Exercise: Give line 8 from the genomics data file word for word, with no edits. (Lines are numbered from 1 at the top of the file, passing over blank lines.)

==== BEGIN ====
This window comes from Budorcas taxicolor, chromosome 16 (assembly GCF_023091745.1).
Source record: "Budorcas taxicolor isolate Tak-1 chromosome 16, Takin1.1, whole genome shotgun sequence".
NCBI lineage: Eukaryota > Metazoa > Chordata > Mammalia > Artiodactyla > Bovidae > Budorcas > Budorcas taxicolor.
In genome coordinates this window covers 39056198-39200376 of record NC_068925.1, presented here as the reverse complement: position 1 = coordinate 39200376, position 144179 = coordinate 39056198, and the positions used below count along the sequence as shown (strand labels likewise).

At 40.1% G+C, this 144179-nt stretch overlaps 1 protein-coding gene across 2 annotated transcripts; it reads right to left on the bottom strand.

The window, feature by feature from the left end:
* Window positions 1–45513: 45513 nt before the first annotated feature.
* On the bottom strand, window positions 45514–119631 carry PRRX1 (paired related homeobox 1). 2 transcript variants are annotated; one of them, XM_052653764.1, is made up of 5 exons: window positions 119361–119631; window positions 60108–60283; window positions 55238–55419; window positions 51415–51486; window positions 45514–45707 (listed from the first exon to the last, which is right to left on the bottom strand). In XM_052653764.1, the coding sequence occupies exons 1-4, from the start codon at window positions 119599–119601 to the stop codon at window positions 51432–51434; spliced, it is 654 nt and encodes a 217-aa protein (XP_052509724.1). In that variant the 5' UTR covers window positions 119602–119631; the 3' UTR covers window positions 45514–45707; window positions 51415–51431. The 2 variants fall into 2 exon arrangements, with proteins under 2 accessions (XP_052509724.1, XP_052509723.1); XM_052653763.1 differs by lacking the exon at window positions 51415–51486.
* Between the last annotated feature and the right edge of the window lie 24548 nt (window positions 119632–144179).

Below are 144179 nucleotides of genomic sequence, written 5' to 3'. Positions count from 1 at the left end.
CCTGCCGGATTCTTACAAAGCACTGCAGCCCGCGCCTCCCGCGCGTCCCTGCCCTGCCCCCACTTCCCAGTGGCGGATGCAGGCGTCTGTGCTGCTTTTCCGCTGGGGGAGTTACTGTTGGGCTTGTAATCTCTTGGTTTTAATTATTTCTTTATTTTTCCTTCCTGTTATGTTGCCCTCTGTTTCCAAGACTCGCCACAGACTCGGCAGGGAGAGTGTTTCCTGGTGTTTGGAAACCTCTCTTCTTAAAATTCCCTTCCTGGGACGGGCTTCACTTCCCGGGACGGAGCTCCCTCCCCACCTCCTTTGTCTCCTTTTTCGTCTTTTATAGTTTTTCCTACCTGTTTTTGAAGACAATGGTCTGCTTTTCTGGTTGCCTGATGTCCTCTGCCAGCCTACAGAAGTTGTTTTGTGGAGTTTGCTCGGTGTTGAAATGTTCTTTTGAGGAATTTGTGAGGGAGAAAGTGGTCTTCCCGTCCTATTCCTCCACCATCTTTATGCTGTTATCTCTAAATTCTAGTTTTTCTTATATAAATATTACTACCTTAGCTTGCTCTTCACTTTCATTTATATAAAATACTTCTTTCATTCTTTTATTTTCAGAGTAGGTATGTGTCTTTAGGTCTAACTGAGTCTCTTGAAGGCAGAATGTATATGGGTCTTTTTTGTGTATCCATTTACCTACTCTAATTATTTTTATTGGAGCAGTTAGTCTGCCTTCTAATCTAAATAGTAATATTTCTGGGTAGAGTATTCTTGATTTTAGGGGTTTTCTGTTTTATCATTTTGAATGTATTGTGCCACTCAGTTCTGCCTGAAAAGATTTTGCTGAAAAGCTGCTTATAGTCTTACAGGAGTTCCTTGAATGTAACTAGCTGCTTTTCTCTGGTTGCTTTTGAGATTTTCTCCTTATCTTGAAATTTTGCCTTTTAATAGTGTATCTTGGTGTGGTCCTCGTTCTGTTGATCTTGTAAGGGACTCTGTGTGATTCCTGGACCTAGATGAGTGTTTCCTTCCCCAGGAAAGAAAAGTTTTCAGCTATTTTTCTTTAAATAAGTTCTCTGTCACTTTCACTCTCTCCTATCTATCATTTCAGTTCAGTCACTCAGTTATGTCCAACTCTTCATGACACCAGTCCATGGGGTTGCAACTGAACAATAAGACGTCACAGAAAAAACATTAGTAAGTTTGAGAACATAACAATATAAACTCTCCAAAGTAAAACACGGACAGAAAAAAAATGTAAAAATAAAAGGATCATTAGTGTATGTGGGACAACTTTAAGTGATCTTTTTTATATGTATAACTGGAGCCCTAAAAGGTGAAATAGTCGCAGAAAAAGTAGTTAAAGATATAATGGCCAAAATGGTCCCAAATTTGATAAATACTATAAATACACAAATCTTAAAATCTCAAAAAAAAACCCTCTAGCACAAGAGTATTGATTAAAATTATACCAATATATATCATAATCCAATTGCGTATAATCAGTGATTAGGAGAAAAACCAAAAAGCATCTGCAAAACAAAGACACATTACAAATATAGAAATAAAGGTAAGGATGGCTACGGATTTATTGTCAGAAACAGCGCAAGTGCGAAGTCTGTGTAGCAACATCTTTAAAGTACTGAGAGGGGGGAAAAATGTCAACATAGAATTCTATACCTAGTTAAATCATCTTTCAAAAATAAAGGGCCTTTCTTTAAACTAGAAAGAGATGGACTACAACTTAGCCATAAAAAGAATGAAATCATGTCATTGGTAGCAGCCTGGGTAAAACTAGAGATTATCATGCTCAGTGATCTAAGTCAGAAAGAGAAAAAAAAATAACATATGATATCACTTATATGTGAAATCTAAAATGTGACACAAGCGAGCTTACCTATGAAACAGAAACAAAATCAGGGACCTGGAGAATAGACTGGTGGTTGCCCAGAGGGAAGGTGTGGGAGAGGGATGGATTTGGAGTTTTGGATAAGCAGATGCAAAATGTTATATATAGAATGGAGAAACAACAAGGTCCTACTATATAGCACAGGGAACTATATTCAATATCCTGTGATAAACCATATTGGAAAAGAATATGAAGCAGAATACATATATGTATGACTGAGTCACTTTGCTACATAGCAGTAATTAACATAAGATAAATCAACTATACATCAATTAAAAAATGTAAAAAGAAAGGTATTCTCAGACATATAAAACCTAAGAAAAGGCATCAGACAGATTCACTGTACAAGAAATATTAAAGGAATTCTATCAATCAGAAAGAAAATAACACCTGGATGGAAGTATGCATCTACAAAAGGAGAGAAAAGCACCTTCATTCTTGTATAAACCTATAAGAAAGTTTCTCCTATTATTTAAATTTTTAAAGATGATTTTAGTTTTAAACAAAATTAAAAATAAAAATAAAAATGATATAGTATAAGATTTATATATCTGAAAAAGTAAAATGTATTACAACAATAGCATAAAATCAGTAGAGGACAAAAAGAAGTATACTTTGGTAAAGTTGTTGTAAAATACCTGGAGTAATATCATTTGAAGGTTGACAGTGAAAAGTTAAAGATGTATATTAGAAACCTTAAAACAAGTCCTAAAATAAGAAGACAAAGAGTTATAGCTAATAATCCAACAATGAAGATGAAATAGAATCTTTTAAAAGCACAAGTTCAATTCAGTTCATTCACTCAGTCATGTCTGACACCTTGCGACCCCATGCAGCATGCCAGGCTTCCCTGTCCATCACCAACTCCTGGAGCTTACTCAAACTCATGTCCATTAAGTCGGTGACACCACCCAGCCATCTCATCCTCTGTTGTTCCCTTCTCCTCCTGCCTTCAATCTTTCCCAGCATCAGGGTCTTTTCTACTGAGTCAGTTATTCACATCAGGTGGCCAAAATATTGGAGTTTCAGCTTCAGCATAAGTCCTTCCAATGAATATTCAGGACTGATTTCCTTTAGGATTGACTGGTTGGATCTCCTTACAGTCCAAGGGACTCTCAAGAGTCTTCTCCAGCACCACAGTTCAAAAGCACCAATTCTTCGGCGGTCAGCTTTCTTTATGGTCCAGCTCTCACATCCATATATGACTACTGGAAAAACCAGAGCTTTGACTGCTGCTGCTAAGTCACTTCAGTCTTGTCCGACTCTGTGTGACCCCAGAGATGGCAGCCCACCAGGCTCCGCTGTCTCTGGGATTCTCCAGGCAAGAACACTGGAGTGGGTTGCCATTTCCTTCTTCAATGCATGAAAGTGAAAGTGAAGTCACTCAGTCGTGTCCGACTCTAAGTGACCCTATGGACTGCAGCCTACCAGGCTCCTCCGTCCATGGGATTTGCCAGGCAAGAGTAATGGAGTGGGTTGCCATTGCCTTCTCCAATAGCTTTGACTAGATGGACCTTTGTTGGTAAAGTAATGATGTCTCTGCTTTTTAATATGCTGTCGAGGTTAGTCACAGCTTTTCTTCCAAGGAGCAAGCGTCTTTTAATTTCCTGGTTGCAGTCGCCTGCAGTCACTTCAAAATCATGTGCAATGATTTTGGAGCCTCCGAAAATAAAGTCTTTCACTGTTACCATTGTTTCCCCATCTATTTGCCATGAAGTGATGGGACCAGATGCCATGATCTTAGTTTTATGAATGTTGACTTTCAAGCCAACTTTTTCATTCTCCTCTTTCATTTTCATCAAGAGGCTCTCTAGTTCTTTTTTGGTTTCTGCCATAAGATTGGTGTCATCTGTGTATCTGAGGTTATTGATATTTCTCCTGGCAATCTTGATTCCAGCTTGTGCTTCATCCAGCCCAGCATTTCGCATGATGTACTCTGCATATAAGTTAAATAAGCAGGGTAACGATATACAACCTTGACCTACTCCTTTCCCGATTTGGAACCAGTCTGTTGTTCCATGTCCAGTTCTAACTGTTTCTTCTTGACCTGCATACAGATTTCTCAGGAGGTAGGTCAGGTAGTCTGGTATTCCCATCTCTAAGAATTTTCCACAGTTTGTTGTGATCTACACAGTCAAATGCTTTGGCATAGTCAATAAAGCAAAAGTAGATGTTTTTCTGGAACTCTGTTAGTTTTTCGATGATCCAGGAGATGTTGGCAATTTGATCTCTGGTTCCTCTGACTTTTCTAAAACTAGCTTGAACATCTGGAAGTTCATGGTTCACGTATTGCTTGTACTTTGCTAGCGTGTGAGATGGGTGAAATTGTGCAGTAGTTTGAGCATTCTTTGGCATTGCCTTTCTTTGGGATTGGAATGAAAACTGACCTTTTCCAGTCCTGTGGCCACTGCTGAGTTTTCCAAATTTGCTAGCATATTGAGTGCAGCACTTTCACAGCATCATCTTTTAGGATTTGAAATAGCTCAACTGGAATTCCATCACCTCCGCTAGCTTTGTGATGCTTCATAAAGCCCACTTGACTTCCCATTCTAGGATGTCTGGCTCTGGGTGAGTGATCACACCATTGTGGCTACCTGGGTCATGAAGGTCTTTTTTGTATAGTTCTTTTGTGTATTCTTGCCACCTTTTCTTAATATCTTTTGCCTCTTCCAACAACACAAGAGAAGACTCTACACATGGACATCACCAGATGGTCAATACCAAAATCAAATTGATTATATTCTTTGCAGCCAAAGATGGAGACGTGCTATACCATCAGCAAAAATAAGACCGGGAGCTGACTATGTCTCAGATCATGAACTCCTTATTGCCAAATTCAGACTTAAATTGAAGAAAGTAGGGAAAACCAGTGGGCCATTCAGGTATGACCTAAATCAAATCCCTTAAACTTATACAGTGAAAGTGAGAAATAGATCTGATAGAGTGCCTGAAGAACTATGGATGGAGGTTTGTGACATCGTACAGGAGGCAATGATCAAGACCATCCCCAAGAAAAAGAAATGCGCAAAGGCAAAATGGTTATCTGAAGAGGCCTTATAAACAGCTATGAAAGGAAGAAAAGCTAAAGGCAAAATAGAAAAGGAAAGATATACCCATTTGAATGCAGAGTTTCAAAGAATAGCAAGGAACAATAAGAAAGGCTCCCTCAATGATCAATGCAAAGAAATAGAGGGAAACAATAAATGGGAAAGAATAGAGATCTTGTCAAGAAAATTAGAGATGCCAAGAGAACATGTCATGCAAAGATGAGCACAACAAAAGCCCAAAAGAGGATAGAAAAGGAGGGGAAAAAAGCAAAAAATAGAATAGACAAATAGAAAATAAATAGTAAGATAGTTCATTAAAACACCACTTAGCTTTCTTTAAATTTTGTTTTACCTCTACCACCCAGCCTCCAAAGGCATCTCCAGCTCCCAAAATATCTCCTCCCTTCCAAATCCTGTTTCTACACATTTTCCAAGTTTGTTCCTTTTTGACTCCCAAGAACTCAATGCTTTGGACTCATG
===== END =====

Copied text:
* On the bottom strand, window positions 45514–119631 carry PRRX1 (paired related homeobox 1). 2 transcript variants are annotated; one of them, XM_052653764.1, is made up of 5 exons: window positions 119361–119631; window positions 60108–60283; window positions 55238–55419; window positions 51415–51486; window positions 45514–45707 (listed from the first exon to the last, which is right to left on the bottom strand). In XM_052653764.1, the coding sequence occupies exons 1-4, from the start codon at window positions 119599–119601 to the stop codon at window positions 51432–51434; spliced, it is 654 nt and encodes a 217-aa protein (XP_052509724.1). In that variant the 5' UTR covers window positions 119602–119631; the 3' UTR covers window positions 45514–45707; window positions 51415–51431. The 2 variants fall into 2 exon arrangements, with proteins under 2 accessions (XP_052509724.1, XP_052509723.1); XM_052653763.1 differs by lacking the exon at window positions 51415–51486.